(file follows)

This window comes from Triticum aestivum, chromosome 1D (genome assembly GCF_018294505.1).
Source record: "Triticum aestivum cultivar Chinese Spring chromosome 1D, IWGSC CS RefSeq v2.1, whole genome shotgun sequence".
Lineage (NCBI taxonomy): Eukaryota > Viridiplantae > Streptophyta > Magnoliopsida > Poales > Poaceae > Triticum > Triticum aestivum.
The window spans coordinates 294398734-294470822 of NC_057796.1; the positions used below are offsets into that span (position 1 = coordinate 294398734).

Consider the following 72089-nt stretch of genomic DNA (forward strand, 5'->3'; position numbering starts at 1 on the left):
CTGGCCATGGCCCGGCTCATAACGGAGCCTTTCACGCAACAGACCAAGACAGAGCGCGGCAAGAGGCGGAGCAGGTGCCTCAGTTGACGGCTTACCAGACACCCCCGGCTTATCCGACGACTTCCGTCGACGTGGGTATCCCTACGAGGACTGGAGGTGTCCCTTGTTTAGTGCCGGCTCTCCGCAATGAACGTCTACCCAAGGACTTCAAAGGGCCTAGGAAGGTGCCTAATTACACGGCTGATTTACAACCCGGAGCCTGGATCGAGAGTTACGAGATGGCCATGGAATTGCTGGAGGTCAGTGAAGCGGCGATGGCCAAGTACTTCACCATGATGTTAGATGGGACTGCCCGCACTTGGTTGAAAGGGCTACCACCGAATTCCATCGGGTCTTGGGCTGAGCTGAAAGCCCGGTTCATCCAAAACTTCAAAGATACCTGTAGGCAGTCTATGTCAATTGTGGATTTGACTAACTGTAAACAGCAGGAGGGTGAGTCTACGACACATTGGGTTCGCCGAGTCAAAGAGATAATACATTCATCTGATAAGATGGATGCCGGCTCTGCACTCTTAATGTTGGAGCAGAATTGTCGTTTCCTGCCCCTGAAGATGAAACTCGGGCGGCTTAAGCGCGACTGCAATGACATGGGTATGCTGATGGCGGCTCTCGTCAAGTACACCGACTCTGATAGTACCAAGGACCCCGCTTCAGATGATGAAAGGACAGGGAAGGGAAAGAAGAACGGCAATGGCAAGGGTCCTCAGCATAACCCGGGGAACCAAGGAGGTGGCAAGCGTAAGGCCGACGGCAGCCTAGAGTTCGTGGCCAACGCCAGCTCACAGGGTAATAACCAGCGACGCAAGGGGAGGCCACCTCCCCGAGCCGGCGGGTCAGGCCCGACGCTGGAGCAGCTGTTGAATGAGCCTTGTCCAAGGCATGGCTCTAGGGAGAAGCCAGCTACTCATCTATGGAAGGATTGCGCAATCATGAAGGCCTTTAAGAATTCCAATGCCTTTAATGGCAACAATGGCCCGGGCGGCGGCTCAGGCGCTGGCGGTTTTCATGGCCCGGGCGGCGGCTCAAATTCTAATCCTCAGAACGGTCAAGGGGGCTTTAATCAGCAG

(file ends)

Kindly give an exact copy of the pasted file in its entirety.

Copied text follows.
This window comes from Triticum aestivum, chromosome 1D (genome assembly GCF_018294505.1).
Source record: "Triticum aestivum cultivar Chinese Spring chromosome 1D, IWGSC CS RefSeq v2.1, whole genome shotgun sequence".
Lineage (NCBI taxonomy): Eukaryota > Viridiplantae > Streptophyta > Magnoliopsida > Poales > Poaceae > Triticum > Triticum aestivum.
The window spans coordinates 294398734-294470822 of NC_057796.1; the positions used below are offsets into that span (position 1 = coordinate 294398734).

Consider the following 72089-nt stretch of genomic DNA (forward strand, 5'->3'; position numbering starts at 1 on the left):
CTGGCCATGGCCCGGCTCATAACGGAGCCTTTCACGCAACAGACCAAGACAGAGCGCGGCAAGAGGCGGAGCAGGTGCCTCAGTTGACGGCTTACCAGACACCCCCGGCTTATCCGACGACTTCCGTCGACGTGGGTATCCCTACGAGGACTGGAGGTGTCCCTTGTTTAGTGCCGGCTCTCCGCAATGAACGTCTACCCAAGGACTTCAAAGGGCCTAGGAAGGTGCCTAATTACACGGCTGATTTACAACCCGGAGCCTGGATCGAGAGTTACGAGATGGCCATGGAATTGCTGGAGGTCAGTGAAGCGGCGATGGCCAAGTACTTCACCATGATGTTAGATGGGACTGCCCGCACTTGGTTGAAAGGGCTACCACCGAATTCCATCGGGTCTTGGGCTGAGCTGAAAGCCCGGTTCATCCAAAACTTCAAAGATACCTGTAGGCAGTCTATGTCAATTGTGGATTTGACTAACTGTAAACAGCAGGAGGGTGAGTCTACGACACATTGGGTTCGCCGAGTCAAAGAGATAATACATTCATCTGATAAGATGGATGCCGGCTCTGCACTCTTAATGTTGGAGCAGAATTGTCGTTTCCTGCCCCTGAAGATGAAACTCGGGCGGCTTAAGCGCGACTGCAATGACATGGGTATGCTGATGGCGGCTCTCGTCAAGTACACCGACTCTGATAGTACCAAGGACCCCGCTTCAGATGATGAAAGGACAGGGAAGGGAAAGAAGAACGGCAATGGCAAGGGTCCTCAGCATAACCCGGGGAACCAAGGAGGTGGCAAGCGTAAGGCCGACGGCAGCCTAGAGTTCGTGGCCAACGCCAGCTCACAGGGTAATAACCAGCGACGCAAGGGGAGGCCACCTCCCCGAGCCGGCGGGTCAGGCCCGACGCTGGAGCAGCTGTTGAATGAGCCTTGTCCAAGGCATGGCTCTAGGGAGAAGCCAGCTACTCATCTATGGAAGGATTGCGCAATCATGAAGGCCTTTAAGAATTCCAATGCCTTTAATGGCAACAATGGCCCGGGCGGCGGCTCAGGCGCTGGCGGTTTTCATGGCCCGGGCGGCGGCTCAAATTCTAATCCTCAGAACGGTCAAGGGGGCTTTAATCAGCAG